She began her career at the Wall Street Journal, and has been a correspondent for Sports Illustrated, People, HBO’s Real Sports with Bryant Gumbel, Court TV and CNN/SI. Today she is Time magazine’s senior correspondent and deputy Los Angeles Bureau chief. With Jackie Joyner-Kersee she co-wrote A Kind of Grace: The Autobiography of the World’s Greatest Female Athlete . She won an EMMY Award in 1999 and the National Headliner Award in 1998 for outstanding sports journalism. A Duke University law graduate, Steptoe was a Harry S Truman Scholar and a Rhodes Clay Scholar as an undergraduate at MU where she double-majored in economics and journalism.

While we’re not privy to Steptoe’s reasons for the switch, we’re disheartened that such an accomplished pro would leave journalism. If we were running Time, Inc., we’d done just about anything to keep her.

Choire Sicha Defends Los Angeles Times on Theresa Duncan

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Over at Gawker, Choire Sicha sticks up for his new pals at the LA Times, claiming that there weren’t two Theresa Duncan tribute pieces as we’d mentioned. He posts:

The paper didn’t “run” two tribute pieces–as far as we can tell, the first was rushed and only put online.)

We’re guessing he wanted to write one, as well. Too late! And was Swati Pandey’s piece rushed? And since when does online not count?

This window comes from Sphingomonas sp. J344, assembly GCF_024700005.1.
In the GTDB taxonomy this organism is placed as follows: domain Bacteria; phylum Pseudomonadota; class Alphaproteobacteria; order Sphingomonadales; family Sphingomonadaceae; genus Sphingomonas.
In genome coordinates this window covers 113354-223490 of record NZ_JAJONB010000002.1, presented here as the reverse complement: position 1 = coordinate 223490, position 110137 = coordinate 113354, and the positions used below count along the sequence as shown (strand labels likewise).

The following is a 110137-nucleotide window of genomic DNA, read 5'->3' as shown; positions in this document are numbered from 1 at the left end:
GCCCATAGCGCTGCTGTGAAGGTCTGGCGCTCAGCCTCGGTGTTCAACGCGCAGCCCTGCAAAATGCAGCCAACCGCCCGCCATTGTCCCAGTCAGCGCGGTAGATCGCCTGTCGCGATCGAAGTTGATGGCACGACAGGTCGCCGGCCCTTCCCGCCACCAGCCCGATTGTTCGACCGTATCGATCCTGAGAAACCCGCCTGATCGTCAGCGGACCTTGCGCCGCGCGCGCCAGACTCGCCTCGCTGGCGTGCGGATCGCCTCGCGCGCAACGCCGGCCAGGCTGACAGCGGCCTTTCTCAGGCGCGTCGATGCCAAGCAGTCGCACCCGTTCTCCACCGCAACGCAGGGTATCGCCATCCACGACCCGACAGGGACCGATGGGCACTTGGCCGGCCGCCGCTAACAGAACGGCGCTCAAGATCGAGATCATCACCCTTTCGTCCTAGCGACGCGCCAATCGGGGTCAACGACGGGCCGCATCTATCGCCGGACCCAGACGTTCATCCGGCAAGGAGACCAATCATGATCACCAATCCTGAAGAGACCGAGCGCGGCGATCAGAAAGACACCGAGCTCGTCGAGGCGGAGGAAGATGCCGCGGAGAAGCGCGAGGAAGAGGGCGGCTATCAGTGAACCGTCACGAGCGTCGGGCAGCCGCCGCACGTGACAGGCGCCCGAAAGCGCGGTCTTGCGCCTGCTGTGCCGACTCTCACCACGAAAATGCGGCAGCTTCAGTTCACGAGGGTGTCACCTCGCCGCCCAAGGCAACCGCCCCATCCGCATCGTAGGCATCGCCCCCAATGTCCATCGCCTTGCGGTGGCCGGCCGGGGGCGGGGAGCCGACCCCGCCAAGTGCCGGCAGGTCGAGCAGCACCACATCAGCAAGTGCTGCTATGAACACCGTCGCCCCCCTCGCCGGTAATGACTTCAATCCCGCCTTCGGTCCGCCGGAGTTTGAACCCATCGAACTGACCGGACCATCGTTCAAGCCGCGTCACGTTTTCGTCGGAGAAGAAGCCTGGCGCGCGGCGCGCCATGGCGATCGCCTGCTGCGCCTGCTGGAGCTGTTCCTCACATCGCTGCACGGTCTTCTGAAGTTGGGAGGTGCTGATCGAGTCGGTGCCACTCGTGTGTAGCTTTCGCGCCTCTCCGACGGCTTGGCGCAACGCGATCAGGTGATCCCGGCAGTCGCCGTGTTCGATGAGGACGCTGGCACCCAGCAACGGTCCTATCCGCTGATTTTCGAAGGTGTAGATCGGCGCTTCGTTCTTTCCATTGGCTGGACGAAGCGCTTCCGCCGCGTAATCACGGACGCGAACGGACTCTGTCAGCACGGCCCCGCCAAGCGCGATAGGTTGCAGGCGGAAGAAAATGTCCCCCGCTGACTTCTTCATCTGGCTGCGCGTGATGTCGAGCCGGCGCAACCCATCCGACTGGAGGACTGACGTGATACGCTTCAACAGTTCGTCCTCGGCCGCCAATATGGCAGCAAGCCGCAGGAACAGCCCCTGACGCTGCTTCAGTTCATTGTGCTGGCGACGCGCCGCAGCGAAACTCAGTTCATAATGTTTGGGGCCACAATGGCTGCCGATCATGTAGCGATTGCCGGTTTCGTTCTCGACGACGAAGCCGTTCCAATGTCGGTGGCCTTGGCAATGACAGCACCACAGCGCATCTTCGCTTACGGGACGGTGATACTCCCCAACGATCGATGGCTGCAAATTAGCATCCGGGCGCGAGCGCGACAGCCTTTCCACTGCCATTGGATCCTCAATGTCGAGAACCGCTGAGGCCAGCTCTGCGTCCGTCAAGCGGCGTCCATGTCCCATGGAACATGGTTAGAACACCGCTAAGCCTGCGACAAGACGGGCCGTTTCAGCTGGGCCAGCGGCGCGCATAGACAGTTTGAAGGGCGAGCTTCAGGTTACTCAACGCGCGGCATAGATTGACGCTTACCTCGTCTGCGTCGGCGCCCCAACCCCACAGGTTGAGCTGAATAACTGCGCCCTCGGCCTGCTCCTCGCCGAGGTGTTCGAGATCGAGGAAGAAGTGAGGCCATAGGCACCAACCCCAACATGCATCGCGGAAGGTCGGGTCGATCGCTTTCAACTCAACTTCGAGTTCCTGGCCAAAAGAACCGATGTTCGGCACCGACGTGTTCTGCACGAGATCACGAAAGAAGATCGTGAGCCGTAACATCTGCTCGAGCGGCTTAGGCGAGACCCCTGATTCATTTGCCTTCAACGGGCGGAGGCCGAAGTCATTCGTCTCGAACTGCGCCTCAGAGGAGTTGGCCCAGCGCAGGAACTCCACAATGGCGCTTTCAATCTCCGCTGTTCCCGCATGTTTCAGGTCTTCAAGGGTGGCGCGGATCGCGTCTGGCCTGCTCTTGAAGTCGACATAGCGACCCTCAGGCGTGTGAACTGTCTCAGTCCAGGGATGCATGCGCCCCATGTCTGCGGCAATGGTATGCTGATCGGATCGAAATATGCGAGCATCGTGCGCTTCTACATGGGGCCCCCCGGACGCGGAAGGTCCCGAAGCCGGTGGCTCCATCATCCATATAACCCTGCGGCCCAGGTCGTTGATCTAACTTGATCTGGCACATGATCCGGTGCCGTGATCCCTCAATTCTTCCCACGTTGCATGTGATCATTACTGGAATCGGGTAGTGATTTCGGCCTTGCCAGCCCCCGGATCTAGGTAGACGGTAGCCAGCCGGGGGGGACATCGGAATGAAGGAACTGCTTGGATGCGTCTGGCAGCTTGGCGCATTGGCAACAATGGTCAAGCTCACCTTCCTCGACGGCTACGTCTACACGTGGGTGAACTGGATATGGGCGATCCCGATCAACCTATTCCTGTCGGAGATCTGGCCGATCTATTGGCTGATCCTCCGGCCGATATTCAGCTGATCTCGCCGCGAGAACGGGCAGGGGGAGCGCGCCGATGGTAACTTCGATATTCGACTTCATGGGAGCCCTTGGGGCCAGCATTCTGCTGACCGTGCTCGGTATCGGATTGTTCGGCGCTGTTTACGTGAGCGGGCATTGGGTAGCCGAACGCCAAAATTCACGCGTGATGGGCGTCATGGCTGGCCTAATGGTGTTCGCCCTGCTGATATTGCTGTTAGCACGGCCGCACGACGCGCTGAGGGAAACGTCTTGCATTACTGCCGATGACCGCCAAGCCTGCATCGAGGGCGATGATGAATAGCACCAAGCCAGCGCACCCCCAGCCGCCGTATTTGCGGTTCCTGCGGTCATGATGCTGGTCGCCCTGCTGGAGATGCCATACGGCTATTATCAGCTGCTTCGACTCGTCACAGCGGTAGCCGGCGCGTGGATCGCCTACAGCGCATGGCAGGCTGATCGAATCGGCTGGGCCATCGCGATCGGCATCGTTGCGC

Theresa Duncan: an arch and fiery spirit
On her blog, the late Theresa Duncan shared what caught her fancy. A fan follows the map.
By Steffie Nelson
August 12, 2007

Theresa Duncan’s children
How the late blogger, critic and scenester created so many passionate fans.
By Swati Pandey
August 1, 2007

Earlier
LA Times Issues Theresa Duncan Correction

Jeremy Blake, Theresa Duncan–The NY Version

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David Amsden, writing in New York, fleshes out the details of the last days of Theresa Duncan and Jeremy Blake. Amsden’s a poetic writer:

During their moments of clarity there were few people as thrilling to be around as these two–the banter was invigorating, the exchange of ideas fervent–but an incident like this was a reminder that moments of clarity were increasingly rare. For many friends this image of the couple–abrasive, frightened, isolated from what they loved and fostered–would prove to be their final memory.